Friday, December 30, 2005

Serbia-Montenegro faces tough 2006 over war crimes, division

BELGRADE, Dec 30 (AFP) -

The loose union of Serbia and Montenegro faces a tough year ahead with mounting pressure to arrest top war crimes fugitives, talks on Kosovo's future status, and even its possible dissolution.

The Balkan federation, which replaced Yugoslavia in 2003 in a bid to shake off the legacy of former Serbian leader Slobodan Milosevic's regime, has a difficult task to fulfil its aspirations to join the Euro-Atlantic bloc.

Calls for the arrest of top war crimes fugitives, former Bosnian Serb general Ratko Mladic and his political leader Radovan Karadzic, who are believed to be within reach of Serbian security forces, have conditioned talks on Belgrade's closer ties with the European Union and NATO.

Brussels warned recently the next round of EU integration talks in February would only be held if Serbia-Montenegro's cooperation with the UN war crimes tribunal is "fully realised" -- a diplomatic way of insisting on the arrest of the six remaining Serb fugitives.

Belgrade has since responded with a string of announcements in an effort to show it is doing its utmost to locate and hand over Mladic, the highest profile fugitive believed to be hiding in Serbia, by targeting his supporters.

"There is no doubt that the solution of Mladic's case is a precondition to solve all the problems" Serbia is facing, said President Boris Tadic.

Serbia-Montenegro Foreign Minister Vuk Draskovic said no other state in the world "faces such challenges" in the coming year.

Apart from the war crimes burden, the sensitive issue of the status of Kosovo is to be tackled in talks between Belgrade and the territory's Albanian leaders.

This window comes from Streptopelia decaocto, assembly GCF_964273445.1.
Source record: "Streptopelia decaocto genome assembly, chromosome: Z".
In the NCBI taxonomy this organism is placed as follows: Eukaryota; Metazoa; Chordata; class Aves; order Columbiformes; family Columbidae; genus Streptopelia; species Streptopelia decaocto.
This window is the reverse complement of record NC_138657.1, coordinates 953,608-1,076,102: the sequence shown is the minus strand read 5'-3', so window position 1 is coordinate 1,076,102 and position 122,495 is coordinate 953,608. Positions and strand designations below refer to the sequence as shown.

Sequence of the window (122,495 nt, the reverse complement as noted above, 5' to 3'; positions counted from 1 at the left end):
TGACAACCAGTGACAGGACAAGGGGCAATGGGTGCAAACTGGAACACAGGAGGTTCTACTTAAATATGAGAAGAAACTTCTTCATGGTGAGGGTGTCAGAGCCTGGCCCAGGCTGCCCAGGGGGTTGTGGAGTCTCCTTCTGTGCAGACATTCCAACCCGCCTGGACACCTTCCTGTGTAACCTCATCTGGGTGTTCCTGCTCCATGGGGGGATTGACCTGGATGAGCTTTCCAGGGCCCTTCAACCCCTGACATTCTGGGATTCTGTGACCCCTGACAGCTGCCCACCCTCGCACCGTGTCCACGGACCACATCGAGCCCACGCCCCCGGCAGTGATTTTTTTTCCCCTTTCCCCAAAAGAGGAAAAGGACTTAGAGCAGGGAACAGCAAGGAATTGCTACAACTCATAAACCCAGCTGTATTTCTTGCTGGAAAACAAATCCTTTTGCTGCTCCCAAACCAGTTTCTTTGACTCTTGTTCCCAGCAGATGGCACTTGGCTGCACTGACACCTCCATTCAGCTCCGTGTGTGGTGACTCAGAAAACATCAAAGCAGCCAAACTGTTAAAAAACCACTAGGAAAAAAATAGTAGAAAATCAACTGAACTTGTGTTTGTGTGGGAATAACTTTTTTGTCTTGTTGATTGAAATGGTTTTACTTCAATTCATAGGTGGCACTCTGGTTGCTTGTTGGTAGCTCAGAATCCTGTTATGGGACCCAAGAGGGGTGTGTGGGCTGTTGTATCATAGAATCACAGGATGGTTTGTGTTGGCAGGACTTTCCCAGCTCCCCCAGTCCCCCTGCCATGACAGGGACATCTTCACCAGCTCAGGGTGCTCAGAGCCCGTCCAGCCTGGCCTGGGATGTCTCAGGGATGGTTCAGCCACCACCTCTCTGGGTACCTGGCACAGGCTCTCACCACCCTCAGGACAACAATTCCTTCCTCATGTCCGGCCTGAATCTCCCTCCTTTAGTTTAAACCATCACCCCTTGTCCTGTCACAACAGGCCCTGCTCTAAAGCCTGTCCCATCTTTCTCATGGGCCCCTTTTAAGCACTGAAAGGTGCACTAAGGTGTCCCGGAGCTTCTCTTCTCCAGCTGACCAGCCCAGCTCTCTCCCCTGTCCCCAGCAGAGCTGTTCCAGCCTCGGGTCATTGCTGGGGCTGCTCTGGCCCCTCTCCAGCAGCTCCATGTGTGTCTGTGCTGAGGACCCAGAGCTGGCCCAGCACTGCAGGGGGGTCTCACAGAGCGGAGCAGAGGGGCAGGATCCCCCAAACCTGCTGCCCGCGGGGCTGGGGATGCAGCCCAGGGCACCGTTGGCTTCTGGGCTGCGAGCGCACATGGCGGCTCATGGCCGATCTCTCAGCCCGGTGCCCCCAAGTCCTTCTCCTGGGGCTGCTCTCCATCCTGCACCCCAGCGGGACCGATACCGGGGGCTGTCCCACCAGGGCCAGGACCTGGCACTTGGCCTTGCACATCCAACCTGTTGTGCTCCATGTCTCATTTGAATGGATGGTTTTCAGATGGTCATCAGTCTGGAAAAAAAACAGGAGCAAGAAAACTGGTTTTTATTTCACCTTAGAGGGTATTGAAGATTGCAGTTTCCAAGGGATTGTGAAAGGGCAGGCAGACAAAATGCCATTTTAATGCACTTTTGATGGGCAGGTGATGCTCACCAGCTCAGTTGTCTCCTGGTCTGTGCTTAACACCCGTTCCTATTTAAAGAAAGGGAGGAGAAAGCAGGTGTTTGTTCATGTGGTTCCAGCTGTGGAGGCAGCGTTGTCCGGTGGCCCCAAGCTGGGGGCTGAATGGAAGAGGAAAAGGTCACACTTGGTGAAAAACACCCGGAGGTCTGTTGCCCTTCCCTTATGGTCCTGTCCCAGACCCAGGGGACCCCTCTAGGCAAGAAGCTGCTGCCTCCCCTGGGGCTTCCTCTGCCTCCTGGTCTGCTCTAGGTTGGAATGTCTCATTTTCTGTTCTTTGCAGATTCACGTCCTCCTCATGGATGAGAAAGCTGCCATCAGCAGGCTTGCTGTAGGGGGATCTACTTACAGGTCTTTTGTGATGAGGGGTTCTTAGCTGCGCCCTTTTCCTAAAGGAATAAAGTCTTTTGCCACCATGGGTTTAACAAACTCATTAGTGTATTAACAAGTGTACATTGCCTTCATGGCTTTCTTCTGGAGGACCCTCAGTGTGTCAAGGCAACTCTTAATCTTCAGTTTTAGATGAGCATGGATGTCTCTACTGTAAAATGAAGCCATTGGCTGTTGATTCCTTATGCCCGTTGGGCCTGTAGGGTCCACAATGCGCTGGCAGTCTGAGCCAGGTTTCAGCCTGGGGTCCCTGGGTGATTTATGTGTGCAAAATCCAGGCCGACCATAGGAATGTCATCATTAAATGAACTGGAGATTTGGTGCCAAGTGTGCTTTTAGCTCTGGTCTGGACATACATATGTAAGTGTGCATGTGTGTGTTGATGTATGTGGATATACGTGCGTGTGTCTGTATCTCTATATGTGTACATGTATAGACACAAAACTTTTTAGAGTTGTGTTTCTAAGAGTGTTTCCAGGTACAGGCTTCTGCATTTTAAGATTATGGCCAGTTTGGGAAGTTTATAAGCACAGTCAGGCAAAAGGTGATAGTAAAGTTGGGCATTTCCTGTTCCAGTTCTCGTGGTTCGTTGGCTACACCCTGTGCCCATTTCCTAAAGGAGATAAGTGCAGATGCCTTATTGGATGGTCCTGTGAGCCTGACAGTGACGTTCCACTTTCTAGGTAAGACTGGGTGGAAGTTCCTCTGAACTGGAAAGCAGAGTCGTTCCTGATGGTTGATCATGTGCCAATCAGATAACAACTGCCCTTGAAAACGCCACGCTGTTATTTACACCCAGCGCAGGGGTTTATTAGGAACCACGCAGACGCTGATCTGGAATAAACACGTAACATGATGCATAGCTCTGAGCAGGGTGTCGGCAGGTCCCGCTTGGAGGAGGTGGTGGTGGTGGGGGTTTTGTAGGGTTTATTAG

Kosovo, legally still a part of Serbia, has been administered by the United Nations since a NATO bombing campaign ousted Belgrade-controlled forces in 1999 to end a Serbian crackdown against separatist Albanian rebels.

Negotiation teams representing Belgrade and Pristina are to begin direct talks on Kosovo in January, with the key issue being whether to grant it the independence demanded by Albanians but strongly opposed by Belgrade.

"These talks will probably be the most difficult even for veteran diplomats as both Belgrade and Pristina are firmly stuck in their completely opposite positions," said a source close to the mediators.

Kosovo President Ibrahim Rugova, like all ethnic Albanian leaders, has insisted that "independence remains our main objective in the next year."

"The independence of Kosovo is not negotiable," said Rugova, who is battling the advanced stages of lung cancer and whose death would further complicate the situation.

Belgrade says it is only prepared to offer "more than autonomy, less than independence" in the talks, giving Albanians their own institutions but preserving Serbia's territorial integrity.

Kosovo could have "some kind of international representatives, but no seat in the United Nations, no defence sector and no ministry of foreign affairs," with an "international presence" needed at borders, Tadic told AFP in a recent interview.

The other major problem facing Serbia is a plan by Montenegro's government to hold a referendum on independence in the first few months of 2006.

Brussels fears that such a divorce could undermine both Belgrade's and Podgorica's EU entry bids, and officials also worry that another independence push, just as the Kosovo talks enter a delicate phase, could stir up regional tensions.

Undaunted, "my message to all of our friends in the international community is that they should be prepared for a new political reality in the Balkans in May next year and that will be the existence of a new state -- independent Montenegro," said the republic's Prime Minister Milo Djukanovic.

Montenegro is about a tenth the size of Serbia and has a population of about 650,000, but its people share the same language and religion as Serbians.

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